Kurnai College honoured NAIDOC a couple of weeks later than its scheduled date this year, however it was worth the wait as friends, family, politicians and Aboriginal elders gathered in the hall at the Morwell campus on Thursday, 17 July for some inspiring celebrations.
Churchill model, photographer, Gunnai/Kurnai and Monaro Ngarigo woman Hollie Johnson retraced her steps as she graduated from RMIT University, gained modelling management and became an Australian Indigenous Mentoring Experience program manager.
Western Australian actor Mark Coles Smith wowed the audience with a recount of his path towards starring in major Australian films such as Last Cab to Darwin, which started with his Aunty Ness telling him to get in the car, as he was going to audition for an extras role in a television series.
“I looked at the other kids, and they were all nervous, and I thought, ‘nah, I got this’,” Mr Smith said.
He landed one of the five lead roles and he urged the audience to take on the same kind of happy-go-lucky attitude which propelled his career.
“I never feel like I truly know what I’m doing, I just take a risk each time,” he said.
“The strength and power I get comes from my grandmother, those stories. And the older I get the more I feel how far back those stories go.”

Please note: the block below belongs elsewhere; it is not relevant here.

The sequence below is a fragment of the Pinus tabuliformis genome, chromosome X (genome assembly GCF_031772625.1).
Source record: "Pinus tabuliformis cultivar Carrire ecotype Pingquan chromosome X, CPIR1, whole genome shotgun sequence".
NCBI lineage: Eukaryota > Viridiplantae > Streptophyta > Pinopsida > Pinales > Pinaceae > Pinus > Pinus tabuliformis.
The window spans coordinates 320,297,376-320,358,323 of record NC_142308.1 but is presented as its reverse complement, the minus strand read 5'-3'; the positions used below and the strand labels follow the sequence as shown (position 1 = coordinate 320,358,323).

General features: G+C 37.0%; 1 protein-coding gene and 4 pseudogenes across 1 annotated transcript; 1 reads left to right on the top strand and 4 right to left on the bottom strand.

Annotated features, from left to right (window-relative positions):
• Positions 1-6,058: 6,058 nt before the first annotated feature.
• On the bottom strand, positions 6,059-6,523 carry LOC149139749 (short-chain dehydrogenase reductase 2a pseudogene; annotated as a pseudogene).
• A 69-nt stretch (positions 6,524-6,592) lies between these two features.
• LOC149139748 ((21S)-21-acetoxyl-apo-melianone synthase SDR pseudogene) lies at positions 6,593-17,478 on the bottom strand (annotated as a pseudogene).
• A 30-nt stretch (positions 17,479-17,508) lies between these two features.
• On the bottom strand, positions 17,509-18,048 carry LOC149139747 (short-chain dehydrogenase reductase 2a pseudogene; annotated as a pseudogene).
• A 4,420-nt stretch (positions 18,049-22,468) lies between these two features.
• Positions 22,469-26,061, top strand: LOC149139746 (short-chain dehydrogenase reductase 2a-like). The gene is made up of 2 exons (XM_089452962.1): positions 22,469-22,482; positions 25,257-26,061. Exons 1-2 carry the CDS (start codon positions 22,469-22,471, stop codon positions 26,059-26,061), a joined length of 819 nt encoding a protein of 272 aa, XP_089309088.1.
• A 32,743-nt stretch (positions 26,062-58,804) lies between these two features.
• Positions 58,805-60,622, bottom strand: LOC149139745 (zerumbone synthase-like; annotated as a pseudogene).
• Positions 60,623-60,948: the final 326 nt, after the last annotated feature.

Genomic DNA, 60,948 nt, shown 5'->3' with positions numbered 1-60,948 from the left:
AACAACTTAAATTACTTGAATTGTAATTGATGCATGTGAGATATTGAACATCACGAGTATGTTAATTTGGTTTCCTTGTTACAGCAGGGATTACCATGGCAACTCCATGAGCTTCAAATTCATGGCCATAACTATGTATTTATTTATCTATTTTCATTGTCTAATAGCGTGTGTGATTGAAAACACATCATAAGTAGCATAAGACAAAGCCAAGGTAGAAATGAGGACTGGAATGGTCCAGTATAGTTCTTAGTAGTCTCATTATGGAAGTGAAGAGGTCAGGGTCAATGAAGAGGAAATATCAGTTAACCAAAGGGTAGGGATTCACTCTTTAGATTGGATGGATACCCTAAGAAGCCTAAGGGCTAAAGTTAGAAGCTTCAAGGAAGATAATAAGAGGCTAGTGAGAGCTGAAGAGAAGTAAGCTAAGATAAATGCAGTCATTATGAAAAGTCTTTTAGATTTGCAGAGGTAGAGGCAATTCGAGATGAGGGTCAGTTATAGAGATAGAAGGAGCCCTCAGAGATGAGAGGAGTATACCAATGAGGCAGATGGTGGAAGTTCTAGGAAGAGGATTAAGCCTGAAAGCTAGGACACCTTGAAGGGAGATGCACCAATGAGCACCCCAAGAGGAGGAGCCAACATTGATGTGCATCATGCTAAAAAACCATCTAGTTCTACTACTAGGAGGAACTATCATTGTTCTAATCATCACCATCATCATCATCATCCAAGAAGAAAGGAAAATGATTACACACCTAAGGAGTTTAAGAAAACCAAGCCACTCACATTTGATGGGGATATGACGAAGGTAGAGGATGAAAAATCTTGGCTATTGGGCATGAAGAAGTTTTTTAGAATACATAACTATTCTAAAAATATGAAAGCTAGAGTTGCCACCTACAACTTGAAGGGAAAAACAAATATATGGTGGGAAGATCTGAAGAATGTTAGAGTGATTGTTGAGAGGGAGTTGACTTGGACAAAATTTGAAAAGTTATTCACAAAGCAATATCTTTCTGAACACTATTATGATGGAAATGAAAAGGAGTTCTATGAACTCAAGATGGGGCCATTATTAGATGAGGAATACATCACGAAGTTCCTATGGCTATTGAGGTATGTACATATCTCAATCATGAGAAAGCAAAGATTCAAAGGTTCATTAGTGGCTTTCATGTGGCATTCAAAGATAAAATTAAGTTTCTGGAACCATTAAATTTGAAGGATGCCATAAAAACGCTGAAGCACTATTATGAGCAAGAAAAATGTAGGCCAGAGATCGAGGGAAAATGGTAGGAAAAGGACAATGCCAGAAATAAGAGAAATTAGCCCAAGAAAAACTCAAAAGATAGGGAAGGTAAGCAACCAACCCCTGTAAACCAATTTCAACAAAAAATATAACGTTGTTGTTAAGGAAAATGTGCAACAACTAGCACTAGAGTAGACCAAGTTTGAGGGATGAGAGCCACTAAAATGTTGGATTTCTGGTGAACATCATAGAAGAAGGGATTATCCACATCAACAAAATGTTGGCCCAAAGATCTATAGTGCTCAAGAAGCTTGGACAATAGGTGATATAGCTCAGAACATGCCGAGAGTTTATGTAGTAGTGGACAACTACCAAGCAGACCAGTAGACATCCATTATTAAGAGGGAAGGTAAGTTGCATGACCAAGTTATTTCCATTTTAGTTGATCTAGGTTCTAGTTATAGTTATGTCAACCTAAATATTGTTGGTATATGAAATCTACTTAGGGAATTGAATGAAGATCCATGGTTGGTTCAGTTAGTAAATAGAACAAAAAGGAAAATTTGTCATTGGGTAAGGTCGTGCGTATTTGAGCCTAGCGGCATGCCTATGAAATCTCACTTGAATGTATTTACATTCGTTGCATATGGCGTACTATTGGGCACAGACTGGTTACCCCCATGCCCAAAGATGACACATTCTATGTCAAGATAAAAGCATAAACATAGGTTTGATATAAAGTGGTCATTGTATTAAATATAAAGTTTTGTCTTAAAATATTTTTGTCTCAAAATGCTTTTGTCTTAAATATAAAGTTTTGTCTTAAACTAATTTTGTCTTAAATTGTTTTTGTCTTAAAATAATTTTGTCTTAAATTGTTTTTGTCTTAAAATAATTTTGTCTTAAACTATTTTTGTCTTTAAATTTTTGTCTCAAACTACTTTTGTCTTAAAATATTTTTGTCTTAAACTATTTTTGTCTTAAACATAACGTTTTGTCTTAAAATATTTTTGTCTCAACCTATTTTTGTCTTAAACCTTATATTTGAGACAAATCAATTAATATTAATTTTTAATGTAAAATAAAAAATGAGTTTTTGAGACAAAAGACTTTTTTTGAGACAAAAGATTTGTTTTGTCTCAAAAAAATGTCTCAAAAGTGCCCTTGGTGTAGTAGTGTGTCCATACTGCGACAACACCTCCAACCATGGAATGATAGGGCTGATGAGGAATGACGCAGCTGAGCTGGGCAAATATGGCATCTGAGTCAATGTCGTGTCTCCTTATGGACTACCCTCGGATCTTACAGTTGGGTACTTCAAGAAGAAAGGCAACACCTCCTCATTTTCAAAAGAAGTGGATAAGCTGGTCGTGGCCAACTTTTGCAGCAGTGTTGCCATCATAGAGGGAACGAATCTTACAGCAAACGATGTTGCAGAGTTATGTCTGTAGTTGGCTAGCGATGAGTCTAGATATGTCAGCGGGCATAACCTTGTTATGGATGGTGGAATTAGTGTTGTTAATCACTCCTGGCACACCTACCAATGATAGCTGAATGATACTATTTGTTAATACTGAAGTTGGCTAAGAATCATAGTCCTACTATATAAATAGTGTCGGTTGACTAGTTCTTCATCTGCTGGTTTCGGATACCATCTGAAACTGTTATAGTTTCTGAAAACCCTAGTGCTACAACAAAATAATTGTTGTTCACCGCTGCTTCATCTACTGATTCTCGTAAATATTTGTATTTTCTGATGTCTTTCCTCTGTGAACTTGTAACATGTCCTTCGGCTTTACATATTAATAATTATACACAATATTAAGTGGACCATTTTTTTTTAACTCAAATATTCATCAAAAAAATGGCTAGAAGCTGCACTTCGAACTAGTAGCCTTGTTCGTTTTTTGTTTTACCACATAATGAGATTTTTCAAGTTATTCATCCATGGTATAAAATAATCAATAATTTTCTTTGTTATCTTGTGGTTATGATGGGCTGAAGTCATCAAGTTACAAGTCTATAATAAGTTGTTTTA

Churchill resident and Daungwurrung man Corey Harding hosted the festivities, which included several performances by the Dedlee Kultya dance group and a smoking ceremony conducted by Morwell artist Ronald Edwards.
The artist, dressed in the Mirboo North Football Club guernsey he designed, welcomed the guests to make a procession around the fire in the schoolyard.
“The smoking ceremony… is to cleanse out the evil spirits that’s around on country and make way for the good to come in,” Mr Edwards said.
He said he learnt the practice from his aunties and uncles and used fresh gum leaves for the smoking effect.
“You have to get them from country that you’re on,” Mr Edwards said.
The artist explained how the boomerangs on his guernsey represented how “culture always comes back to you” and the footsteps were for people “walking together”.
The final performance was from a vibrantly-dressed Boomulele Street Band.